In that moment I am transcending myself and I am becoming a part of a life that is bigger than just me. I am becoming part of a community of people and a larger world, and in that moment everything seems just right.
*Thanks Stephen Janes and TripsForKidsWNC for the donation of 5 bikes to our club last year.
I learned so many amazing things this summer guiding mountain bike trips for Pisgah Mountain Bike Adventures. It is incredible the things one can learn while guiding and riding a bike. The best thing has been sharing our incredible local trails and the emotions that were experienced with our clients while riding. I felt like I really tapped into something that was very inspiring on so many levels. There were so many moments talking with clients and them saying things like, “that was the best trail I have ever ridden in my life”, or “I have never ridden that far before”. or “I did not know I could do that.” Basically, what I experienced was sharing the love of biking, and in that moment I saw people grow in ways I never realized. When a client struggles yet perseveres to the end of a ride, and looks at you with a complete sense of accomplishment and beams with happiness, it makes me smile too. I get to experience breakthrough moments with clients every time I go out and it reaffirms why I do this job. When you see someone light up and smile with a grin so big after they thought they could not go another mile, I capture that moment as well, and am inspired and lifted up. Sharing trails helps me to find my purpose and to find my own joy.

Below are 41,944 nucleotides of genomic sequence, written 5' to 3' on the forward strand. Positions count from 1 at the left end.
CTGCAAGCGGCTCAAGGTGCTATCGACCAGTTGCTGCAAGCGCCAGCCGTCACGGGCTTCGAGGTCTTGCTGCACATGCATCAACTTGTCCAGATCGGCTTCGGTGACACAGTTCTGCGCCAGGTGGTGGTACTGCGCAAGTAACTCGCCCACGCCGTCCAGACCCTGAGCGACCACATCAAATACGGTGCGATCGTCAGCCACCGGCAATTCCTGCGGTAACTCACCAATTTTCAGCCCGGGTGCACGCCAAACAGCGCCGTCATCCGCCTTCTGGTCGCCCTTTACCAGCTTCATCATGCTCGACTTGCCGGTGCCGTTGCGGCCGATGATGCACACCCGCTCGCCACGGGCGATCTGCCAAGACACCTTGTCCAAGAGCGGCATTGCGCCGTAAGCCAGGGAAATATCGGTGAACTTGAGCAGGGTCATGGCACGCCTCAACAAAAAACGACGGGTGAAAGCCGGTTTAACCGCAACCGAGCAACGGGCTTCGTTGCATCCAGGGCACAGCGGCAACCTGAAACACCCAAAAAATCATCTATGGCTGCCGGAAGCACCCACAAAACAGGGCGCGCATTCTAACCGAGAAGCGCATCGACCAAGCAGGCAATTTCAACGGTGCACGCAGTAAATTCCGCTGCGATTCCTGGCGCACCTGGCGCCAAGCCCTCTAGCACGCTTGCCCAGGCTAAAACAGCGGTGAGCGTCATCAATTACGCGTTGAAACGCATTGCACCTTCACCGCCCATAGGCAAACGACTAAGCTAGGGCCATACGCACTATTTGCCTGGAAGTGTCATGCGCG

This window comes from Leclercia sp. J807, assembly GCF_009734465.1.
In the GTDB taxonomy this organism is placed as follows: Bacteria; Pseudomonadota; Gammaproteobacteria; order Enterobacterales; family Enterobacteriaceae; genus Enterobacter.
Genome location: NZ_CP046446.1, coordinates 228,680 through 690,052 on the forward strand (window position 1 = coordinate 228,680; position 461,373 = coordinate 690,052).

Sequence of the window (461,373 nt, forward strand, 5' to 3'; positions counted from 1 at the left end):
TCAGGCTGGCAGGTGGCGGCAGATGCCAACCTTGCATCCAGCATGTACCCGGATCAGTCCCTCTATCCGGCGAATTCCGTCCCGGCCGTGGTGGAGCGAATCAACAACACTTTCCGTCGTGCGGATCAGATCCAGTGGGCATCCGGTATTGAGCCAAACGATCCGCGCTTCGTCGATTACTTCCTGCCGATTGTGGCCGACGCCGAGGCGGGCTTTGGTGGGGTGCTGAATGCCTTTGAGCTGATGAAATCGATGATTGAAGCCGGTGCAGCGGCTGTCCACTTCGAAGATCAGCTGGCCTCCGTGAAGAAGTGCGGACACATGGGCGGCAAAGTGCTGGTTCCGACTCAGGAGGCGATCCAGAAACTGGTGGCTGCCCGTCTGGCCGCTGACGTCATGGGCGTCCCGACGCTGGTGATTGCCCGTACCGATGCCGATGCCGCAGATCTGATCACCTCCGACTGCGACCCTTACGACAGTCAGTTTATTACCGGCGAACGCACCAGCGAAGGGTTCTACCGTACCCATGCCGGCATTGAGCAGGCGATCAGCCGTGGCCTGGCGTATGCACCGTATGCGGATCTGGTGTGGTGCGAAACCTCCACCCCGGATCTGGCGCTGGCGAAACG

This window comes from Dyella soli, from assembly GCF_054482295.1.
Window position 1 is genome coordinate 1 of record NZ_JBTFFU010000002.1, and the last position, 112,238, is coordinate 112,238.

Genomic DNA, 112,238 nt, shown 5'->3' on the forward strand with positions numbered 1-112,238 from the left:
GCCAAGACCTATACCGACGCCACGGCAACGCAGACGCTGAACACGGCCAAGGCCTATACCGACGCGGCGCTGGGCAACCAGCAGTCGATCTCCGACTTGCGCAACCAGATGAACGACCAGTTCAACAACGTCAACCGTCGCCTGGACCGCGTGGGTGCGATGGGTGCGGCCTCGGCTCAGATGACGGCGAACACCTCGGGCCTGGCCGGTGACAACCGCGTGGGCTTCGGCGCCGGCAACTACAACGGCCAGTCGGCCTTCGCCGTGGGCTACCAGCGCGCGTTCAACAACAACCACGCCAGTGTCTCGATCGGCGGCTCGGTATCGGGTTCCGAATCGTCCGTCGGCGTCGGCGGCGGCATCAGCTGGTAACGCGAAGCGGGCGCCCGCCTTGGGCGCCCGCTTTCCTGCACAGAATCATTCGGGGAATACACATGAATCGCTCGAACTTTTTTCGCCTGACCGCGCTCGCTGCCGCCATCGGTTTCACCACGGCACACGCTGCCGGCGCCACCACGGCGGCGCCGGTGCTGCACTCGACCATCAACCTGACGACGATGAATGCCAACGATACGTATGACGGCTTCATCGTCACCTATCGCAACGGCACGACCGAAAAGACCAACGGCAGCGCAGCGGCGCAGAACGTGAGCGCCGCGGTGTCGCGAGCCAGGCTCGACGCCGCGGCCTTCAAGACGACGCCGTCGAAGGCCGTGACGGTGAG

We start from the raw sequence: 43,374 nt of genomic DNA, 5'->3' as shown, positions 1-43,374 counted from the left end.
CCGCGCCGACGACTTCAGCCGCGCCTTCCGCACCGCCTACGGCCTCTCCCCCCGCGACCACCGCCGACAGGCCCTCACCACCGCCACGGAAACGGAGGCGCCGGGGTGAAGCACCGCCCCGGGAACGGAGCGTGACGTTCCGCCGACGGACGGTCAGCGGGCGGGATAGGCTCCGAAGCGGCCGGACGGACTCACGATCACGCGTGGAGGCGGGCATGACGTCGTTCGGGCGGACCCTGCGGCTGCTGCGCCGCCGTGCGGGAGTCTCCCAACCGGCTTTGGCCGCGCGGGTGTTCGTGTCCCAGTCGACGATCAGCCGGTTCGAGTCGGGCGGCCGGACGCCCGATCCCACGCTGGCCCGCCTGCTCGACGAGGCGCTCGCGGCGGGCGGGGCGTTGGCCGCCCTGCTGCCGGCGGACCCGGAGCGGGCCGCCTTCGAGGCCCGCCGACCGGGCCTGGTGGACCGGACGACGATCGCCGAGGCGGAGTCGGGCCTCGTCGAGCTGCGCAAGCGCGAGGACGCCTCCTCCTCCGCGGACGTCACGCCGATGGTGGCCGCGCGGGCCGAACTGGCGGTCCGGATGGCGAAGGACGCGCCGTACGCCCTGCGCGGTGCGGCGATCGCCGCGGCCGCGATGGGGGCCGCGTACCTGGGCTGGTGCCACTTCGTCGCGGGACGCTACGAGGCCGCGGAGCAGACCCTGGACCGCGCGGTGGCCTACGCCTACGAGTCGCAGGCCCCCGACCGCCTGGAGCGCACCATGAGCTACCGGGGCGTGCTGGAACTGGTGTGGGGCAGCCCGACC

I love showing people the incredible riding here, and when I am in the moment with a client when they have such joy, it helps me realize how good I have it in my own life. Sometimes we locals take the trails for granted and we loose sight of the beauty all around our area and how special it really is. Sharing trails creates clarity in my own meaning making moments. It helps me to be grateful to be alive and to experience these beautiful places both when I am guiding and adventuring on my own.